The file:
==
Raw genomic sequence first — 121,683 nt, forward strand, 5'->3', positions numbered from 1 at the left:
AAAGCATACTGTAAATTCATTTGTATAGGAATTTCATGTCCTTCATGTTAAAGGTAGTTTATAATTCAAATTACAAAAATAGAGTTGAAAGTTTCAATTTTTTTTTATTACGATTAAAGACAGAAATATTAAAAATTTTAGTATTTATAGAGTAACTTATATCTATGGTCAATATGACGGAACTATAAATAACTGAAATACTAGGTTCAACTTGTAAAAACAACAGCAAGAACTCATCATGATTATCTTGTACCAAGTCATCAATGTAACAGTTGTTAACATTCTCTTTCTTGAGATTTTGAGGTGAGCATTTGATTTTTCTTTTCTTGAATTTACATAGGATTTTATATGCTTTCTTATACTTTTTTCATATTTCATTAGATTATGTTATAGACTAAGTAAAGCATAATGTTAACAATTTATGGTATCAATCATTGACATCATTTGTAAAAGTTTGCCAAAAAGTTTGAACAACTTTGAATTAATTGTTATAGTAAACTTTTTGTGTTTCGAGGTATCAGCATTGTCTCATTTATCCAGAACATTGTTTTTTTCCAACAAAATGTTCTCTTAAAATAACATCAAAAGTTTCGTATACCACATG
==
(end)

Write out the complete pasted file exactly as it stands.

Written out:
Raw genomic sequence first — 121,683 nt, forward strand, 5'->3', positions numbered from 1 at the left:
AAAGCATACTGTAAATTCATTTGTATAGGAATTTCATGTCCTTCATGTTAAAGGTAGTTTATAATTCAAATTACAAAAATAGAGTTGAAAGTTTCAATTTTTTTTTATTACGATTAAAGACAGAAATATTAAAAATTTTAGTATTTATAGAGTAACTTATATCTATGGTCAATATGACGGAACTATAAATAACTGAAATACTAGGTTCAACTTGTAAAAACAACAGCAAGAACTCATCATGATTATCTTGTACCAAGTCATCAATGTAACAGTTGTTAACATTCTCTTTCTTGAGATTTTGAGGTGAGCATTTGATTTTTCTTTTCTTGAATTTACATAGGATTTTATATGCTTTCTTATACTTTTTTCATATTTCATTAGATTATGTTATAGACTAAGTAAAGCATAATGTTAACAATTTATGGTATCAATCATTGACATCATTTGTAAAAGTTTGCCAAAAAGTTTGAACAACTTTGAATTAATTGTTATAGTAAACTTTTTGTGTTTCGAGGTATCAGCATTGTCTCATTTATCCAGAACATTGTTTTTTTCCAACAAAATGTTCTCTTAAAATAACATCAAAAGTTTCGTATACCACATG